As we age, it is natural for our health to decline. Whether the result of injury, illness, or surgery, many elderly people find themselves in a position where a temporary or permanent condition has left them in need of help with health and personal care. In cases where home care is not feasible, there are residential options to consider, such as assisted living or long-term care homes. These communities will not only be able to offer a non-hospital, community environment but they can also still provide the care you need.
Differences between Assisted Living and Long-Term Care Homes
When deciding between an assisted living residence and a long-term care home in Toronto, it is important to know which one meets your needs the most.
Assisted Living Residences: These provide housing and personal support services that can help you meet needs related to daily activity. Most assisted living residences provide apartment-like homes, meals, housekeeping, laundry, health and exercise programs, and recreational activities. Should it be required, assistance with bathing, dressing, eating, walking, medication, and using the bathroom can be provided. Generally speaking, assisted living residences are more for the elderly who need assistance with certain activities but do not suffer from conditions requiring continual medical care and attention.
Long-Term Care Homes: The most immediate difference between the two types is that long-term care homes provide 24-hour care by nursing staff. This means that daily assistance and rehabilitation therapies can be provided as well as ongoing care for medical needs. Those who are bed-bound, use a respirator, have wounds that need dressings changed, require an IV, or otherwise call for regular medical attention would be better served in these locations.
Determining Which Is Best For You
The decision as to whether you will be better off in an assisted living residence or a long-term care home is going to depend on your individual health conditions and treatment needs, if any.
Physical Needs: Assisted living residences assume residents are largely autonomous and can take care of themselves. Nurses and health care Aides are present but aren't usually able to offer complex medical care and may not always available for 24-hour assistance, although most times nurses are on call. If you can take care of yourself but may need help with a few specific activities, an assisted living residence may be better for you. On the other hand, if you are bedridden and need more constant care or supervision, a long-term care home will be in your best interest.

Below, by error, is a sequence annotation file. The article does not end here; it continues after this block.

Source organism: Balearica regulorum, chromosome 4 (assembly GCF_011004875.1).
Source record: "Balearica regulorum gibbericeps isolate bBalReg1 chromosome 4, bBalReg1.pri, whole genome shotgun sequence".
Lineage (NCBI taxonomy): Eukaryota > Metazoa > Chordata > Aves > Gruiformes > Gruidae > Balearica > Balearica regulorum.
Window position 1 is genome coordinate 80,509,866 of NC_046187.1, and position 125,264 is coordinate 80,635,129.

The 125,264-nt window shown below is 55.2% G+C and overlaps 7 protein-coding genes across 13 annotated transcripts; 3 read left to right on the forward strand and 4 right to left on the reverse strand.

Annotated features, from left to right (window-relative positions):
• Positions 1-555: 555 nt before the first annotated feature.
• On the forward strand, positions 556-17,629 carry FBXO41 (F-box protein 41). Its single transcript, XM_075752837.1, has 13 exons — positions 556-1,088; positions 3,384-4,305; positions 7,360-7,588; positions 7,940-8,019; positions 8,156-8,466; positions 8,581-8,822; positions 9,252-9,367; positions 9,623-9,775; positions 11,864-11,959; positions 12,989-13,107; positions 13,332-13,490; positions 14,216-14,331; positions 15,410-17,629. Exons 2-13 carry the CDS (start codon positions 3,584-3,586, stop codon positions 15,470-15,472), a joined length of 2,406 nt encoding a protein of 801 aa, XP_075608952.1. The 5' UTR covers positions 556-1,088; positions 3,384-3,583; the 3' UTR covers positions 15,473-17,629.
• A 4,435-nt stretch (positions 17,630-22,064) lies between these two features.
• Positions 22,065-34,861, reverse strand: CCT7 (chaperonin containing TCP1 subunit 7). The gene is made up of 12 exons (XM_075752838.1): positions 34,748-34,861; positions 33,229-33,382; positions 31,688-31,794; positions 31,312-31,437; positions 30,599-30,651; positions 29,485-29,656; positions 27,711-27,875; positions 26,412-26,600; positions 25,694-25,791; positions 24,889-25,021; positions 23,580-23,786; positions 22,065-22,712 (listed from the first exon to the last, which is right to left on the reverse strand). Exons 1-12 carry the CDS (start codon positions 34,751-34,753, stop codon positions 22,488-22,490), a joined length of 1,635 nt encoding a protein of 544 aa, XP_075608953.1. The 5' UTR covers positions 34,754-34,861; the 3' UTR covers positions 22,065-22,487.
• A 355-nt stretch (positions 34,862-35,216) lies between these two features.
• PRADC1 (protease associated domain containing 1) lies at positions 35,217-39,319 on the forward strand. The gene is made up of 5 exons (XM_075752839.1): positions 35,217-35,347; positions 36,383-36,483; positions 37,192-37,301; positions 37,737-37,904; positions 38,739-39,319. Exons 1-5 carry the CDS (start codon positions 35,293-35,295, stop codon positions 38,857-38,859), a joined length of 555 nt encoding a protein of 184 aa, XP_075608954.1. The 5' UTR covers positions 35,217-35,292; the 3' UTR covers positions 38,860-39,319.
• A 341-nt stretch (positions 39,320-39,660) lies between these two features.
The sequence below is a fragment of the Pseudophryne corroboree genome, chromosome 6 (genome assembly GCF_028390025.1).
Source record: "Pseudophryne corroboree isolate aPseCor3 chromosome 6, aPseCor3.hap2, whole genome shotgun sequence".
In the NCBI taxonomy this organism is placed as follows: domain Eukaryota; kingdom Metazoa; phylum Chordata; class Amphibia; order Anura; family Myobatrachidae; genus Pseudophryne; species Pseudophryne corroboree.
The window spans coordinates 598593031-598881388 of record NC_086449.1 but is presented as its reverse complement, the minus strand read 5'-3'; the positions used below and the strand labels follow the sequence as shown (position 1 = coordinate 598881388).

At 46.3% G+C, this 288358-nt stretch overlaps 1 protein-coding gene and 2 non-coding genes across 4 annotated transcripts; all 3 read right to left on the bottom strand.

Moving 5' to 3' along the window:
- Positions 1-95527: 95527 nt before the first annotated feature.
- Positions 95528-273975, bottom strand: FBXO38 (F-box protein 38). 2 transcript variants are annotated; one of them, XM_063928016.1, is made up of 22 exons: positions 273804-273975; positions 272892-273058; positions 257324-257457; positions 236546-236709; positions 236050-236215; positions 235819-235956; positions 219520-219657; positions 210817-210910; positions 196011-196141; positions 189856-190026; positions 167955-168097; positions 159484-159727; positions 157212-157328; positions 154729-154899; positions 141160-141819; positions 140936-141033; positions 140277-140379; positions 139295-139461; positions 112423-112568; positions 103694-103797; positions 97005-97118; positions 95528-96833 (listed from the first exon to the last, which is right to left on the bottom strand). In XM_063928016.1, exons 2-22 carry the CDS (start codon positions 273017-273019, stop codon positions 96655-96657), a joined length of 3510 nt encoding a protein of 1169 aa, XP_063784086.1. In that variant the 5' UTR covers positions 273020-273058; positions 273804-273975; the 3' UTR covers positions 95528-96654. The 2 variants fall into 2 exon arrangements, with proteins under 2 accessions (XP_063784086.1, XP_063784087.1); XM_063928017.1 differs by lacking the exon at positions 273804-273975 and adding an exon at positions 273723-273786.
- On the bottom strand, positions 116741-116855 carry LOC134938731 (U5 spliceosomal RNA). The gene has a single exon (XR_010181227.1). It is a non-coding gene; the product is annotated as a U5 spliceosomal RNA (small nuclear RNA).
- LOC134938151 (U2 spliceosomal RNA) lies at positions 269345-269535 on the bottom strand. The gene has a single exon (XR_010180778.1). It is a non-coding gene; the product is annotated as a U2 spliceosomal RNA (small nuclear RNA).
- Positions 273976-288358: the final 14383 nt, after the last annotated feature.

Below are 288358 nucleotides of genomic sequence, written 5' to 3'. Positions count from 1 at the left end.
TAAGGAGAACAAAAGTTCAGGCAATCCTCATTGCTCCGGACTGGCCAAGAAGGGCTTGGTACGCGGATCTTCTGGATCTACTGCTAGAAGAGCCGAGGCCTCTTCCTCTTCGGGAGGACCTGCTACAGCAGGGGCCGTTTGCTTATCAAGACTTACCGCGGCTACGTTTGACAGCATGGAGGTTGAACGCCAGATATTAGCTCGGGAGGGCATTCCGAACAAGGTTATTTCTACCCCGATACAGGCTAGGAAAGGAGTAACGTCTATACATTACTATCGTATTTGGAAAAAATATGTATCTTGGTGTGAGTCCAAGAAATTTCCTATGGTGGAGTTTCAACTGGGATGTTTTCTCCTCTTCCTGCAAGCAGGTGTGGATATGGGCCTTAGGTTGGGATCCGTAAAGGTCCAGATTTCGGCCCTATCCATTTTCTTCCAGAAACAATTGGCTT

Medical Needs: Long-term homes are best suited for taking care of medical needs - anything that requires more complicated equipment, narcotics, or procedures. If in doubt, ask admission staff at the assisted living residence if they can meet your needs.
Alzheimer’s and Dementia: While some assisted living residences can take care of Alzheimer's patients, including advanced cases of Alzheimer's and dementia, Parkinson's, and other conditions, and in fact specialize in this type of car, most do not have the secure environments to be able to do so. That being said, less severe conditions like depression may be handled at an assisted living residence alone, especially since these can offer more of a self-empowering environment and encourage social activity.
Costs: Most long-term care homes have prices that are fixed by government regulation. On average, a long term care home will charge roughly $56, $66, or $80 per day for ward, semiprivate, or private accommodations respectively. Assisted living residences are more likely to be privately run and their prices will vary based on the community in question. Generally speaking, however, assisted living locations offer more customizable pricing plans.
Availability: Access to long term care is controlled by the health region. Due to the growing elderly population in Canada, and limited development of new funded beds, there is currently more demand for long-term care than there are beds. It isn’t uncommon for seniors to reside in an assisted living residence while on a waitlist for a long-term care home. In most instances those with high and immediate needs will be considered for priority placements in long-term care homes.
Since 1996, TheCareGuide.com has been an online repository of information and guidance source for seniors and their families. We provide insights into elder care and housing solutions covering the full spectrum of choice from staying at home with Home Care or Community Support to Retirement Homes that provide Independent to Independent Supportive Living, Assisted Living, Memory Care, Long-Term Care, and Hospice and Palliative Care. More information and advice on senior living solutions can be found by contacting us at 1-800-311-CARE (2273) or firstname.lastname@example.org.